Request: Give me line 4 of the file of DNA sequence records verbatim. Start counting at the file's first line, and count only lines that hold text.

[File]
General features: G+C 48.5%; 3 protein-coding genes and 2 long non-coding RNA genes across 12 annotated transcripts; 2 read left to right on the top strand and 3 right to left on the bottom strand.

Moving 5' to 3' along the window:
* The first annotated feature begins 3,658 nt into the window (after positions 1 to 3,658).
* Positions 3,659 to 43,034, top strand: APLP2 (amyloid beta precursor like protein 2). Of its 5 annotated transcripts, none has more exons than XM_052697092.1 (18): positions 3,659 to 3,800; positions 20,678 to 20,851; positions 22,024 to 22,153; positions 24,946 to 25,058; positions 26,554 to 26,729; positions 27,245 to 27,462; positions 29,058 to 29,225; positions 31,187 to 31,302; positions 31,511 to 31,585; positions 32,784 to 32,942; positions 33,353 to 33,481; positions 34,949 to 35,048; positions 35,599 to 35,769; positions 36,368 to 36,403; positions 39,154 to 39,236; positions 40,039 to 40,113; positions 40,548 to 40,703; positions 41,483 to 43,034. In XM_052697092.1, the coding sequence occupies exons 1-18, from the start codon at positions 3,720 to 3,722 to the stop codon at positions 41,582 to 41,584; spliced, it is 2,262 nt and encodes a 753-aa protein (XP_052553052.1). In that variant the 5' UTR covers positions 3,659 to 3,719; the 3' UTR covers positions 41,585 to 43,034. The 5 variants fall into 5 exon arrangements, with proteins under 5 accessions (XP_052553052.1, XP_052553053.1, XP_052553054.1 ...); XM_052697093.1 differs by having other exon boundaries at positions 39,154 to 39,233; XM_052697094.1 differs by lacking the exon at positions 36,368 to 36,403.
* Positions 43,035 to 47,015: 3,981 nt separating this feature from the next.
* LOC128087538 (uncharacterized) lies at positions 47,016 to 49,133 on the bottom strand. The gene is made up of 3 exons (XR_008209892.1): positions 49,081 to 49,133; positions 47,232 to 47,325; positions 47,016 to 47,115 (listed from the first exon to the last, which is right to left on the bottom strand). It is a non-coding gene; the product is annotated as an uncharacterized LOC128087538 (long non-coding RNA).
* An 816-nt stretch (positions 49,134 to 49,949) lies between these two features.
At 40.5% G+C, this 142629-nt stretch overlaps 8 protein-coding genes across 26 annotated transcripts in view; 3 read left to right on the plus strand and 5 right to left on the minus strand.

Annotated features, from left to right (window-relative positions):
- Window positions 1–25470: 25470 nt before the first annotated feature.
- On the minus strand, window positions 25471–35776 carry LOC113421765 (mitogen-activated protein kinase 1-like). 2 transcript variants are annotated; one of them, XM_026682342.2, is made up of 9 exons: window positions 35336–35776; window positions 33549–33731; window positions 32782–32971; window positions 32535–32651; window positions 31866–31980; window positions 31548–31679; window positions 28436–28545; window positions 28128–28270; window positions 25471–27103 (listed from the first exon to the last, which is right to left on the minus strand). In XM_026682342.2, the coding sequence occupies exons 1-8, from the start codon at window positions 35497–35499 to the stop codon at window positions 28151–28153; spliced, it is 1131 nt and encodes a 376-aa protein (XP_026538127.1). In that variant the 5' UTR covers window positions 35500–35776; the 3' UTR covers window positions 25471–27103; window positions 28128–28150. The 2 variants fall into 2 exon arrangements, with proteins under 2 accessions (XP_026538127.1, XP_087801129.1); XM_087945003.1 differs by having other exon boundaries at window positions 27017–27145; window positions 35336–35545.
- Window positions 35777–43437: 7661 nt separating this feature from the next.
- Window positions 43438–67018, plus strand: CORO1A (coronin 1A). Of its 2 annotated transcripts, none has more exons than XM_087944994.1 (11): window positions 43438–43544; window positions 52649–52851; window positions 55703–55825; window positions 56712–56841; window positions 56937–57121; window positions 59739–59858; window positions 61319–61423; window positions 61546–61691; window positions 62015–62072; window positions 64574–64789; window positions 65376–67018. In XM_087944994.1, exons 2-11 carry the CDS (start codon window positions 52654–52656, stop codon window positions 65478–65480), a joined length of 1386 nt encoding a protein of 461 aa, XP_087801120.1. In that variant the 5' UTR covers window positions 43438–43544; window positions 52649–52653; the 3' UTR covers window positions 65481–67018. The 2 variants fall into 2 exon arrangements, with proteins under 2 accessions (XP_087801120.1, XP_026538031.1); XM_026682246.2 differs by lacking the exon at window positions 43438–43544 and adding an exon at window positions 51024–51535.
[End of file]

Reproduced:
* Positions 3,659 to 43,034, top strand: APLP2 (amyloid beta precursor like protein 2). Of its 5 annotated transcripts, none has more exons than XM_052697092.1 (18): positions 3,659 to 3,800; positions 20,678 to 20,851; positions 22,024 to 22,153; positions 24,946 to 25,058; positions 26,554 to 26,729; positions 27,245 to 27,462; positions 29,058 to 29,225; positions 31,187 to 31,302; positions 31,511 to 31,585; positions 32,784 to 32,942; positions 33,353 to 33,481; positions 34,949 to 35,048; positions 35,599 to 35,769; positions 36,368 to 36,403; positions 39,154 to 39,236; positions 40,039 to 40,113; positions 40,548 to 40,703; positions 41,483 to 43,034. In XM_052697092.1, the coding sequence occupies exons 1-18, from the start codon at positions 3,720 to 3,722 to the stop codon at positions 41,582 to 41,584; spliced, it is 2,262 nt and encodes a 753-aa protein (XP_052553052.1). In that variant the 5' UTR covers positions 3,659 to 3,719; the 3' UTR covers positions 41,585 to 43,034. The 5 variants fall into 5 exon arrangements, with proteins under 5 accessions (XP_052553052.1, XP_052553053.1, XP_052553054.1 ...); XM_052697093.1 differs by having other exon boundaries at positions 39,154 to 39,233; XM_052697094.1 differs by lacking the exon at positions 36,368 to 36,403.